You are here
APPLY TO COLLEGE NOW College 

APPLY TO COLLEGE NOW

Get ready, get set—if you are a high school senior, it’s time to apply to college. Even if deadlines for your school of choice are a few months away, you should begin your application sooner than later so that you can be ready to hit “send” when the time is right. If the school has rolling admissions—that is, decisions are made continuously throughout the year—you could find out within a few weeks whether you’ve been admitted and begin making choices about living arrangements and other important decisions. Start here: Choose…

Read More
Contractions, Plurals, and Possessives Blog Featured 

Contractions, Plurals, and Possessives

What do all three of these things have in common? The multi-talented apostrophe, of course. That little, superscript mark is a powerful piece of punctuation. It allows us to combine words by indicating the missing letters. It can make singular nouns plural. And, by adding the simple apostrophe plus an “s,” it converts singular nouns into possessives whether the singular noun ends in “s” or not. Now, there are grammar rules attached to all three of these uses, but it appears that we are in the middle of an apostrophe revolt….

Read More
What’s Your Next Step? Blog 

What’s Your Next Step?

Ever heard of the adjacent possible theory? According to Steven Johnson, author of Where Good Ideas Come From, “The adjacent possible is a kind of shadow future, hovering on the edges of the present state of things, a map of all the ways in which the present can reinvent itself.” Adjacent possible was first introduced by Stuart Kauffman in 2002. Kauffman’s theory proposes that biological systems are able to morph into more complex systems by making incremental, relatively less energy consuming changes in their make up. Basically, taking small steps. That all sounds very…

Read More
WAYS TO SAVE WHILE YOU’RE IN SCHOOL Cost 

WAYS TO SAVE WHILE YOU’RE IN SCHOOL

As a student, there are a number of ways you can save money during school. We’ve outlined some tips and ideas to help you manage your money: Fill out the FAFSA every year. Complete the FAFSA by April 15th before each new school year, regardless of your family’s financial status to see if you’re eligible to receive funds. The FAFSA helps you tap into federal, state and institutional grants and scholarships. Apply for scholarships and grants. These financial resources are designed to reward academic success and promote educational advancement. Check…

Read More
Ivy Tech Partners With McDonald’s to Fund Employee Education Cost 

Ivy Tech Partners With McDonald’s to Fund Employee Education

McDonald’s restaurants and Ivy Tech Community College have teamed up for McDonald’s Archways to Opportunity program to make college more affordable and offer training at more than 300 McDonald’s locations and 18 Ivy Tech campuses. Restaurant employees who work a minimum of 90 days at 15 hours per week will be eligible for tuition assistance of up to $2,500 per year as a crew member and up to $3,000 per year as a manager. Ivy Tech will offer crosswalk credits to McDonald’s restaurant employees for some on-the-job training and classes,…

Read More
Work for Tuition Cost 

Work for Tuition

Many employers offer tuition benefits for workers who want to start or continue their education. Some tips for achieving a school-work relationship: Check with your employer to see if they have partnered with colleges to provide free courses specific to your career or if they offer training incentives or certificate programs for skills that are relevant to your career and personal growth. Don’t be afraid to ask. Even if a company doesn’t mention tuition reimbursement on the website or in literature, it’s okay to ask if they can provide any…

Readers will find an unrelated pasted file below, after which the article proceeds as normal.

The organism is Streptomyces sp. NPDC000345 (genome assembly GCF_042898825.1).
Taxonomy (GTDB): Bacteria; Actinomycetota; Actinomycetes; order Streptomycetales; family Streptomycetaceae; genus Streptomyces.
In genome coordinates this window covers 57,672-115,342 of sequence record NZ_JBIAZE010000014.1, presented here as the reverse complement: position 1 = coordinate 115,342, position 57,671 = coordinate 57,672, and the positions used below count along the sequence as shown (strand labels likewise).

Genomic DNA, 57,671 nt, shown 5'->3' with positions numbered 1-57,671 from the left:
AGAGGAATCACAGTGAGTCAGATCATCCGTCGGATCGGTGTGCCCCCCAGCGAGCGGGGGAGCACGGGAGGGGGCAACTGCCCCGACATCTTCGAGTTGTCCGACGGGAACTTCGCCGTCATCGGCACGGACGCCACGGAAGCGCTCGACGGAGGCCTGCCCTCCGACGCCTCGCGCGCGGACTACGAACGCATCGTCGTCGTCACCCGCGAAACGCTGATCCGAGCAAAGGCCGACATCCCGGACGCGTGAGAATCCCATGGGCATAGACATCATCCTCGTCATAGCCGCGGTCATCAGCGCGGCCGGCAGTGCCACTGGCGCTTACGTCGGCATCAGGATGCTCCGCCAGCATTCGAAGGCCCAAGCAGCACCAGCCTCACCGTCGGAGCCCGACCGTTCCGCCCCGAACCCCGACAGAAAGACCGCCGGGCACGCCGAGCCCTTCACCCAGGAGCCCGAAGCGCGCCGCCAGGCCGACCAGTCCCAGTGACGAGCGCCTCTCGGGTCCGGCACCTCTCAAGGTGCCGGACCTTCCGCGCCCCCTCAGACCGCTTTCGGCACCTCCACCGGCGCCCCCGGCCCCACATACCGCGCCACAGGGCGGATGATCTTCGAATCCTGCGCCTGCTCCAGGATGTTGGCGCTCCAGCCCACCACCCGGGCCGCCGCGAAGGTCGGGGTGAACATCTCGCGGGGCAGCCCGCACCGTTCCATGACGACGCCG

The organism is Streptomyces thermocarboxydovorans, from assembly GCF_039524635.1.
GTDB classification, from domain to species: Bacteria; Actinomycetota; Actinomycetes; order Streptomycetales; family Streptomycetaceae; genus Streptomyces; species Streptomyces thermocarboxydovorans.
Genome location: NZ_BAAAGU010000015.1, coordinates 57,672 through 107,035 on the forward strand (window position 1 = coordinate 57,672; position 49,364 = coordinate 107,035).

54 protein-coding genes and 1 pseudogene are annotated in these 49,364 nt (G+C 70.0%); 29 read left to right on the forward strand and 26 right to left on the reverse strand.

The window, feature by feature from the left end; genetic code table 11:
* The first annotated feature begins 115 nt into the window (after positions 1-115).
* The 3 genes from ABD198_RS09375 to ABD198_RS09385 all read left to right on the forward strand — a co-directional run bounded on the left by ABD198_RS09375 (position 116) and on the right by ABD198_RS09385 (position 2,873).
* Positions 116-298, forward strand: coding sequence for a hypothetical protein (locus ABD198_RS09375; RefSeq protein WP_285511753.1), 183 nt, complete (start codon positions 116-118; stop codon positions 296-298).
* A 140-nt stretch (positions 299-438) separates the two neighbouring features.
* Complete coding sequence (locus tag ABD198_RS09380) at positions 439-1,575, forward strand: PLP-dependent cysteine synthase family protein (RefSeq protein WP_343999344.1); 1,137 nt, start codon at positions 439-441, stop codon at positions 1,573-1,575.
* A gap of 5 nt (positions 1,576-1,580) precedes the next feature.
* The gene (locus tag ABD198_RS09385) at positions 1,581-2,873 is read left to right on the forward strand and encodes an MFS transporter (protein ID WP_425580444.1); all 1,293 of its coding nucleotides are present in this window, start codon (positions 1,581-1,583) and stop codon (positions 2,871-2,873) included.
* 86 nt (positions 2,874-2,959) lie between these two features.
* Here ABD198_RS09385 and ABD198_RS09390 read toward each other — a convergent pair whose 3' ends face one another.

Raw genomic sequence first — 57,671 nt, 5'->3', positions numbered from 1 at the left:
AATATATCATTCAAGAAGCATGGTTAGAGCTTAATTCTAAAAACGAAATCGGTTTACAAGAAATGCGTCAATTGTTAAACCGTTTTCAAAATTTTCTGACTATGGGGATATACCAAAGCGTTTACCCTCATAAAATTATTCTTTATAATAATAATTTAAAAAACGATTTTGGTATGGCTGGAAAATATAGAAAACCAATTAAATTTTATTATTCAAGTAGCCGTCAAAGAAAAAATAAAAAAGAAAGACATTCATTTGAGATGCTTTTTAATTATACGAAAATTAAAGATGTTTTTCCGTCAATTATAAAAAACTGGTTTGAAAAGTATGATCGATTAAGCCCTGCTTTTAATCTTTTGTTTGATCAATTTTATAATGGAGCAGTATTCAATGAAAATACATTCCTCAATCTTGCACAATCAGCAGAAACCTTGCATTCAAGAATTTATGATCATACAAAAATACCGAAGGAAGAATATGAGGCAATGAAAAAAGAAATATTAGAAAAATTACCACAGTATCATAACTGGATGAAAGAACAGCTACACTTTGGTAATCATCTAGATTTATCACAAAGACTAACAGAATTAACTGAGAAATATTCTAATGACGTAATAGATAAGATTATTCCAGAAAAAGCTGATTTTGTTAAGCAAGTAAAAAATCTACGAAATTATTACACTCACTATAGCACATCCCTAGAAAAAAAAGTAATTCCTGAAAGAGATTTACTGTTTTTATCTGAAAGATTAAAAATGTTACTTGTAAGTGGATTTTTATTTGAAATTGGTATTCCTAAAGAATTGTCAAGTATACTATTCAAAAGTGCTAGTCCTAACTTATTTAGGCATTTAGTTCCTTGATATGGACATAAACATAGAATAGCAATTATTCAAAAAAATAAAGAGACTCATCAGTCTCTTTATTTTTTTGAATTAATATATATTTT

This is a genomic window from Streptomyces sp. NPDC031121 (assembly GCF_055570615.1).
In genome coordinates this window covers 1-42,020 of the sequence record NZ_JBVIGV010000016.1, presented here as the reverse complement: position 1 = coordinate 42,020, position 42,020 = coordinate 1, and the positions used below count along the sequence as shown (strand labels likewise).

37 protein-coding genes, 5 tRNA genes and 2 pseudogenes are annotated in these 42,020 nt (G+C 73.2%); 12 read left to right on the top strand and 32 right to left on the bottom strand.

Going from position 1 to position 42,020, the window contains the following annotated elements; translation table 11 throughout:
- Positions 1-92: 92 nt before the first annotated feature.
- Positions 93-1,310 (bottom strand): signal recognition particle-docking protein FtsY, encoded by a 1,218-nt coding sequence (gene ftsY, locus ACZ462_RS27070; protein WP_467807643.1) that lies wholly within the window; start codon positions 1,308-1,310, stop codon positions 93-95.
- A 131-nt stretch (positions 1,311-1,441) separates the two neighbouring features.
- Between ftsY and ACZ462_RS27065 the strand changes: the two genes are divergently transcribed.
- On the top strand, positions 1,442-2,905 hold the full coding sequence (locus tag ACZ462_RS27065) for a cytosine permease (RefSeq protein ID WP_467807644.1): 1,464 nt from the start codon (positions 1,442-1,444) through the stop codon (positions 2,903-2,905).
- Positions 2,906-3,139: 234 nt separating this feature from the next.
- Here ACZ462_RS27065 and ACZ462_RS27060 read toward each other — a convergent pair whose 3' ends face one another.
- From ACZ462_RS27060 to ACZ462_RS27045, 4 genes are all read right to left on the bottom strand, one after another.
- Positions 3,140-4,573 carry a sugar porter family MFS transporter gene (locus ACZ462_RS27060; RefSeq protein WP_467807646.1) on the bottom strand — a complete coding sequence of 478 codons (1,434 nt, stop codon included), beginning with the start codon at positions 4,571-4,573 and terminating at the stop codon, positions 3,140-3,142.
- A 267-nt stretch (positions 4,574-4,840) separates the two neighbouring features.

Read More
Fill Out Your FAFSA Cost 

Fill Out Your FAFSA

The Free Application for Federal Student Aid, otherwise known as FAFSA, is the first and most important part of your college financial aid strategy. Even if you are not sure about your college plans or think you won’t qualify, all seniors should file the FAFSA online between October 1 and April 15 to qualify for state and federal financial aid for the next academic year. Remember, you’ll have to file every year for the next year in order to keep receiving financial aid. Complete the application as soon as possible…

Read More
You Could be a Winner, Too Cost 

You Could be a Winner, Too

Gillienne Boyd entered to win the Next Indiana scholarship contest in 2019 and won $1,500 for college. Boyd will attend Indiana University Purdue University Indianapolis (IUPUI) and major in pre-nursing, with a goal to someday work in a children’s hospital. Boyd took AP and honors courses and was a leader in several organizations, including the National Honor Society, Secretary and Treasurer of Key Club, Captain of the Social Studies Academic Superbowl Team, and a leader with the Fellowship of Christian Athletes, Student Council and North High School Science Shows. She also…

Read More
Buzzwords: Financial Aid Cost 

Buzzwords: Financial Aid

Learning the language of financial aid is important as you begin the college application process. Here are some common terms or phrases you might hear: Award Letter This is a term sometimes used for an offer from a college or career school that states the type and amount of financial aid the school is willing to provide if you accept admission and register to take classes at that school. Cost of Attendance (COA) The total amount it will cost you to go to school—usually stated as a yearly figure. COA…

Read More
Fees Can Add Up. How Colleges Help. Cost 

Fees Can Add Up. How Colleges Help.

Many Indiana colleges offer application fee waivers to encourage students to apply regardless of financial difficulty or other circumstances. If you can’t find information about fee waivers on a college’s admissions web page, call and ask. Most colleges offer more fee waivers than students realize. Some special circumstances that can allow you to save money on fees include: 21st Century Scholars. If you’re a 21st Century Scholar, you may receive automatic fee waivers at some Indiana colleges. Campus Visits. Some colleges award an automatic fee waiver to students who have…

Read More